Ethionamide is a second line drug in the therapy of tuberculosis used only in combination with other agents and for drug-resistant tuberculosis. Ethionamide has been linked to transient, asymptomatic elevations in serum aminotransferase levels and in uncommon instances of acute liver injury, which can be severe.


Ethionamide (eth" eye on' a mide) is a thio-isonicotinamide somewhat similar in structure to isoniazid. Ethionamide is a prodrug and, like isoniazid, requires activation whereupon it inhibits mycobacterial fatty acid synthesis (enoyl-ACP reductase) that is necessary for cell wall synthesis and repair. Interestingly, there is little cross resistance between isoniazid and ethionamide, probably because they are activated by different mycobacterial enzymes, and therefore can be used together. Ethionamide is currently used only as a secondary agent in the treatment of active tuberculosis, always in combination with other antituberculosis agents such as isoniazid, ethambutol, pyrazinamide and/or rifampin and usually for multidrug resistant mycobacterial infections or in situations where first line agents are contraindicated. Ethionamide also has activity against lepromatous leprosy. Ethionamide is available as 250 mg tablets in generic forms and under the brand name Trecator. The typical dose in adults is 250 mg twice daily, but can then be increased gradually to a total dose of 15 to 20 mg/kg per day to a maximum of 1 gram given either once or in two divided doses daily. Pyridoxine (vitamin B6: 50 mg daily) is usually administered with ethionamide. Common side effects include gastrointestinal upset, nausea, anorexia, diarrhea, metallic taste, stomatitis, depression, drowsiness and fatigue. Severe adverse events include mycobacterial resistance, hypersensitivity reactions and severe cutaneous reactions including Stevens Johnson syndrome, toxic epidermal necrolysis and DRESS syndrome.

The management of multidrug resistant tuberculosis is challenging and should be under the direction of physicians with expertise in tuberculosis therapy and management of its side effects. Optimal regimens of therapy for tuberculosis are complex and change frequently. Regularly updated recommendations on use of drugs for tuberculosis, including indications, contraindications, warnings, dosages and monitoring recommendations are available at the Centers for Disease Control and Prevention website: http://www.cdc.gov/tb/publications/guidelines/Treatment.htm.


Ethionamide therapy has been linked to elevations in serum aminotransferase levels in a proportion of patients, but these elevations are typically self-limited and asymptomatic. More importantly, ethionamide has been linked to many instances of clinical apparent acute liver injury that arise in up to 5% of patients and can be severe and even fatal. The time to onset and clinical features of hepatic injury due to ethionamide resemble those of isoniazid, the latency ranging from 2 weeks to more than 6 months after starting (most arise within 1 to 3 months), and the pattern of enzyme elevations typically being hepatocellular and resembling acute viral hepatitis. Features of hypersensitivity (rash, fever and eosinophilia) are uncommon. Like isoniazid, ethionamide therapy may be associated with development of autoantibodies (typically ANA), but titers are generally low and rarely accompanied by autoimmune conditions. Cases of severe hypersensitivity reaction including Stevens Johnson Syndrome and DRESS which can be accompanied by liver injury have been described with ethionamide.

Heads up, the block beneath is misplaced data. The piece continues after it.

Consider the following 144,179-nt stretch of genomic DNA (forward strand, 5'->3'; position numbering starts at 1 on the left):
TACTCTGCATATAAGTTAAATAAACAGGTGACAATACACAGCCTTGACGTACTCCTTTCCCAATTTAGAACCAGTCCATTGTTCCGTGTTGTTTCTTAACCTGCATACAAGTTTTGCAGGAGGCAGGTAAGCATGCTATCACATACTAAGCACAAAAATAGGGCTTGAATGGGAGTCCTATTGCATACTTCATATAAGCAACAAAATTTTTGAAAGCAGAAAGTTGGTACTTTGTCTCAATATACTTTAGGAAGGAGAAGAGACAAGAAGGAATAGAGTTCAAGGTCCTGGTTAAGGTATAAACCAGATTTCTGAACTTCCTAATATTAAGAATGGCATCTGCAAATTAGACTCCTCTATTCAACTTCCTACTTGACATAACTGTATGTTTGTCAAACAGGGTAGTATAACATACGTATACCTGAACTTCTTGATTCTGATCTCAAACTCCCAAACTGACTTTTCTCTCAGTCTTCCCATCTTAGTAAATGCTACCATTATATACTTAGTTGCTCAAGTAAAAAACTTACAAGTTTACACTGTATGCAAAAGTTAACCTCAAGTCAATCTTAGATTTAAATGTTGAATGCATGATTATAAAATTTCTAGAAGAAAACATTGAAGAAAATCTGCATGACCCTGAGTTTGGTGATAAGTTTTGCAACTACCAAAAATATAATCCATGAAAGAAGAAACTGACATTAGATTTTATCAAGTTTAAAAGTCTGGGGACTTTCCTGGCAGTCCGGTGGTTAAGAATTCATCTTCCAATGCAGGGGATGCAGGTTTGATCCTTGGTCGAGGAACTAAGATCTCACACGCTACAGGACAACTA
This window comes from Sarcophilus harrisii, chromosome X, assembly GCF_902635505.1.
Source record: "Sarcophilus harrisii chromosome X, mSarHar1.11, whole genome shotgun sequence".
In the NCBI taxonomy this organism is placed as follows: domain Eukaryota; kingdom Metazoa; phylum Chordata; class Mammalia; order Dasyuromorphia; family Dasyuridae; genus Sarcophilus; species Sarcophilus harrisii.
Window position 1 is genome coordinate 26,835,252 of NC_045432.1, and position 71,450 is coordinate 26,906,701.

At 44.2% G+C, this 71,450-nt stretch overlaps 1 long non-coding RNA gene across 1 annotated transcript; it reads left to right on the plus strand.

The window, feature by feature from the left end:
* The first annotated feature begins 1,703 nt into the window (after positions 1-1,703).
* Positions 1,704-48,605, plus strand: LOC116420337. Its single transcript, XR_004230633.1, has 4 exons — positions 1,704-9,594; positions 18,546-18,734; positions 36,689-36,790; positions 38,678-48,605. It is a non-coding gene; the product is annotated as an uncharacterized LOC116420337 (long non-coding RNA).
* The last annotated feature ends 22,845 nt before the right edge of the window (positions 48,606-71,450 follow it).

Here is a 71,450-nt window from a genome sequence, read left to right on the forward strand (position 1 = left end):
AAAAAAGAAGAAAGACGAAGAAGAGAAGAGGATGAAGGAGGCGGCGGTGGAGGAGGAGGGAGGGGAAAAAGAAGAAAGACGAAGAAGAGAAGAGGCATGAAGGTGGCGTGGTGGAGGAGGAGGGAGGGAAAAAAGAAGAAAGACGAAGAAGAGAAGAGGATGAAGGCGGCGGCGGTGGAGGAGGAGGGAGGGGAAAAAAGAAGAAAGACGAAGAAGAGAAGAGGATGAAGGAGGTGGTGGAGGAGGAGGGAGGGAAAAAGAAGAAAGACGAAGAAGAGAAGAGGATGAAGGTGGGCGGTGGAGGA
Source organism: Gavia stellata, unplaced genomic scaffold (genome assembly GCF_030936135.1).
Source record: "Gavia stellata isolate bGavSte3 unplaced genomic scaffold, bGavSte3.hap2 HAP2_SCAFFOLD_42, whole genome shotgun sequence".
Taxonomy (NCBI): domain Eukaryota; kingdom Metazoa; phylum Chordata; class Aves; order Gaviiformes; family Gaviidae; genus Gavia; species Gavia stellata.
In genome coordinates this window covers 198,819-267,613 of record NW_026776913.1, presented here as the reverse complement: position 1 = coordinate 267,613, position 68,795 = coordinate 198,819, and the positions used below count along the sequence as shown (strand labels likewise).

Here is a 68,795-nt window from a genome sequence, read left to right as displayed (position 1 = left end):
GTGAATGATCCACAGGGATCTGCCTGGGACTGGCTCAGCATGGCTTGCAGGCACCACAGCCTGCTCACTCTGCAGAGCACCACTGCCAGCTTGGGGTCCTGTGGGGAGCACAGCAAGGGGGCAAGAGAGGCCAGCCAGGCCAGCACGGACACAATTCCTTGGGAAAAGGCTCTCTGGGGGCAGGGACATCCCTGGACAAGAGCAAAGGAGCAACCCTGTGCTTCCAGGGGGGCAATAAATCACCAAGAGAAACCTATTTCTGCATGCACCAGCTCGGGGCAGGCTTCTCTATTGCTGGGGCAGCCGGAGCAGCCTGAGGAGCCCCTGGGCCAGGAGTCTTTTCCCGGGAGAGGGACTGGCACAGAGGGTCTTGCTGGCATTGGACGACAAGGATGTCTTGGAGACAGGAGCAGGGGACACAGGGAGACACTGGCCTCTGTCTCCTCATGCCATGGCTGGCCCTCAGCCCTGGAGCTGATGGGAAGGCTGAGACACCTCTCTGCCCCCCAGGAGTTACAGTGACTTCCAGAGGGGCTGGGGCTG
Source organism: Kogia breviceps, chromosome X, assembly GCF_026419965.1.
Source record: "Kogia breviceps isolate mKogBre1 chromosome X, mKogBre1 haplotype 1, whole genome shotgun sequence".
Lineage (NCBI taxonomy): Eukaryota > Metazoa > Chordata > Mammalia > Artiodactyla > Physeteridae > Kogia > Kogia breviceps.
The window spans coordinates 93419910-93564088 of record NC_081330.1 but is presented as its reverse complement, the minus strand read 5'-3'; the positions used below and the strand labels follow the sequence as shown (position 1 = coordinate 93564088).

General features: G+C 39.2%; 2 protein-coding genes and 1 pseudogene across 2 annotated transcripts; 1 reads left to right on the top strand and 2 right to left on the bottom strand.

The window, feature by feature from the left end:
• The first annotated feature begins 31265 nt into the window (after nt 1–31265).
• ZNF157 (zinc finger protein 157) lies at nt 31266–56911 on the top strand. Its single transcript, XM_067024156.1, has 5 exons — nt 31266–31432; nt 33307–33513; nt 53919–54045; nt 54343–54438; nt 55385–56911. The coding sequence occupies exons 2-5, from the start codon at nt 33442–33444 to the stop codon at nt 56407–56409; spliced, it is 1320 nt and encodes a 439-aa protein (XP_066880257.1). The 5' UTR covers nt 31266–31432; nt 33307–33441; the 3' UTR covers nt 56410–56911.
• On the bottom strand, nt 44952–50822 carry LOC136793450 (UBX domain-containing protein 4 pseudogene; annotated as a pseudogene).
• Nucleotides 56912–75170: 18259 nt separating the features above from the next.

Likelihood score: B (highly likely although rare cause of clinically apparent liver injury).

Mechanism of Injury

Ethionamide is extensively metabolized by the liver and liver injury likely is due to a toxic or immunologically active intermediate. Rapid recurrence of injury upon rechallenge suggests a hypersensitivity reaction.

Outcome and Management

Serum aminotransferase elevations during ethionamide therapy are generally transient and asymptomatic, but elevations accompanied by symptoms of hepatitis and those above five times ULN should lead to prompt discontinuation. Monitoring of serum aminotransferase levels is indicated in patients with underlying liver disease receiving ethionamide and in those with a high risk of developing hepatotoxicity. Some cases of ethionamide hepatotoxicity have been severe and fatal instances have been reported. Cross reactivity to hepatic injury between isoniazid and ethionamide has not been shown, and several patients with clinically apparent liver injury due to ethionamide have later tolerated isoniazid without difficulty.

[First line medications used in the therapy of tuberculosis in the US include ethambutol, isoniazid, pyrazinamide, rifabutin, rifampin, and rifapentine. Second line medications include streptomycin, capreomycin, cycloserine, ethionamide, pretomanid, fluoroquinolones such as levofloxacin and moxifloxacin, aminoglycosides such as amikacin, and para-aminosalicylic acid (PAS).]

Drug Class: Antituberculosis Agents

Other Drugs in the Class: Bedaquiline, Capreomycin, Cycloserine, Ethambutol, Isoniazid, Pretomanid, Pyrazinamide, Rifabutin, Rifampin, Rifapentine, Streptomycin



Ethionamide – Trecator®


Antituberculosis Agents


Product labeling at DailyMed, National Library of Medicine, NIH



References updated: 16 December 2020

Abbreviations: DRESS, drug rash with eosinophilia and systemic symptoms; HIV, human immunodeficiency virus; MAC, Mycobacterium avium complex; PAS, para-aminosalicylic acid; SJS, Stevens Johnson syndrome; TEN, toxic epidermal necrolysis.

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